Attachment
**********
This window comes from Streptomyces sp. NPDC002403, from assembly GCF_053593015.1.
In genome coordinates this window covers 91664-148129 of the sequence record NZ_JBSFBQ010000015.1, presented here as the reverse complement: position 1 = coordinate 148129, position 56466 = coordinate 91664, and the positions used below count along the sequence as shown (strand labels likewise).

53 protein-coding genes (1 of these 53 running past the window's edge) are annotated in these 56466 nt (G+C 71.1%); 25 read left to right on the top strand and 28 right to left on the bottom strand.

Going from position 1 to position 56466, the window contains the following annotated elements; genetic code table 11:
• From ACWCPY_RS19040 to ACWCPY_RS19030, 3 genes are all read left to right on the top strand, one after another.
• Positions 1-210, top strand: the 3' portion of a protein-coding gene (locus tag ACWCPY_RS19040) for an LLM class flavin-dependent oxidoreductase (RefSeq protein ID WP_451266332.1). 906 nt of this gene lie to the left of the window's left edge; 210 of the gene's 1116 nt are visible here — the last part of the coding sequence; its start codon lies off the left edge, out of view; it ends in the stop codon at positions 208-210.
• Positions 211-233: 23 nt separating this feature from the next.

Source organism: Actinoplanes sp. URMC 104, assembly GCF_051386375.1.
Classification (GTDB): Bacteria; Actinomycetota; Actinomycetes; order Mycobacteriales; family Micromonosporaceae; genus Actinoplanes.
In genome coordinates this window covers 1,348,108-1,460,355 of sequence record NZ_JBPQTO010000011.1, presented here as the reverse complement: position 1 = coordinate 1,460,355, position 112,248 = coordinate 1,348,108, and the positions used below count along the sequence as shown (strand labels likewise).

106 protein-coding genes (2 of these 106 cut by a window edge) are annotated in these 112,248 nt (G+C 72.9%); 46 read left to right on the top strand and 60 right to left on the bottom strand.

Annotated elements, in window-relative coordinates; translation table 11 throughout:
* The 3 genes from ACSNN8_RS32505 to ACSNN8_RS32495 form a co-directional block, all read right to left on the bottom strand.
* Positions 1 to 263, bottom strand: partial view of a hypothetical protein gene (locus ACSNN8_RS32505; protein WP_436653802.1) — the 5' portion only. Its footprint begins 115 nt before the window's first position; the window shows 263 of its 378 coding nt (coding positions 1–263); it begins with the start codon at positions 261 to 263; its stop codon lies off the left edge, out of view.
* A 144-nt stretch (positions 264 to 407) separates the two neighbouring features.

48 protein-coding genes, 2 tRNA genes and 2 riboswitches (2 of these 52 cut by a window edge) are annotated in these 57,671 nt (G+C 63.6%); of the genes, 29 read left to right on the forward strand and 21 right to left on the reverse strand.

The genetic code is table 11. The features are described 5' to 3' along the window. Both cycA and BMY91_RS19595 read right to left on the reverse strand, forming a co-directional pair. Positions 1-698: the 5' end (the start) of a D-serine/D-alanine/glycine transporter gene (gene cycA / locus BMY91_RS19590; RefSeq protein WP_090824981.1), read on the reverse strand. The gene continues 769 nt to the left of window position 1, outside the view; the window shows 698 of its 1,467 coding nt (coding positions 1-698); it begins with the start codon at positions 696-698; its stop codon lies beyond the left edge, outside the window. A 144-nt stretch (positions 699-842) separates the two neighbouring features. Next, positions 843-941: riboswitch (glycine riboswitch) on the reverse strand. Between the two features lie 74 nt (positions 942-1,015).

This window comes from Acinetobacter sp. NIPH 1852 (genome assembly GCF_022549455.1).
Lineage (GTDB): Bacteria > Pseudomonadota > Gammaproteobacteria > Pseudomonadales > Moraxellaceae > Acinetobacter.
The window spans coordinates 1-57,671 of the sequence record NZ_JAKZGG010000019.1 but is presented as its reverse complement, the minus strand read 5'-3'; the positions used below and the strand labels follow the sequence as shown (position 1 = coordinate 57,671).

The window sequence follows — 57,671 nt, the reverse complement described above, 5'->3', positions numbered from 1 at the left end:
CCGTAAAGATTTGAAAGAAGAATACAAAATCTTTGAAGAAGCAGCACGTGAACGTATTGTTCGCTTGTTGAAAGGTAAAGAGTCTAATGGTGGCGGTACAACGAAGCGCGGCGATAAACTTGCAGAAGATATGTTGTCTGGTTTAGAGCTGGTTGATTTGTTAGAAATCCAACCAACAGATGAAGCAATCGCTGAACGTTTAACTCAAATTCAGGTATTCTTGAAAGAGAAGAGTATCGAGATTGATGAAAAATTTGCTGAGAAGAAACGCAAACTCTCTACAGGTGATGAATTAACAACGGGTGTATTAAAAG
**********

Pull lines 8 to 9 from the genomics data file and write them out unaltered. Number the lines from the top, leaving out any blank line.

Source organism: Actinoplanes sp. URMC 104, assembly GCF_051386375.1.
Classification (GTDB): Bacteria; Actinomycetota; Actinomycetes; order Mycobacteriales; family Micromonosporaceae; genus Actinoplanes.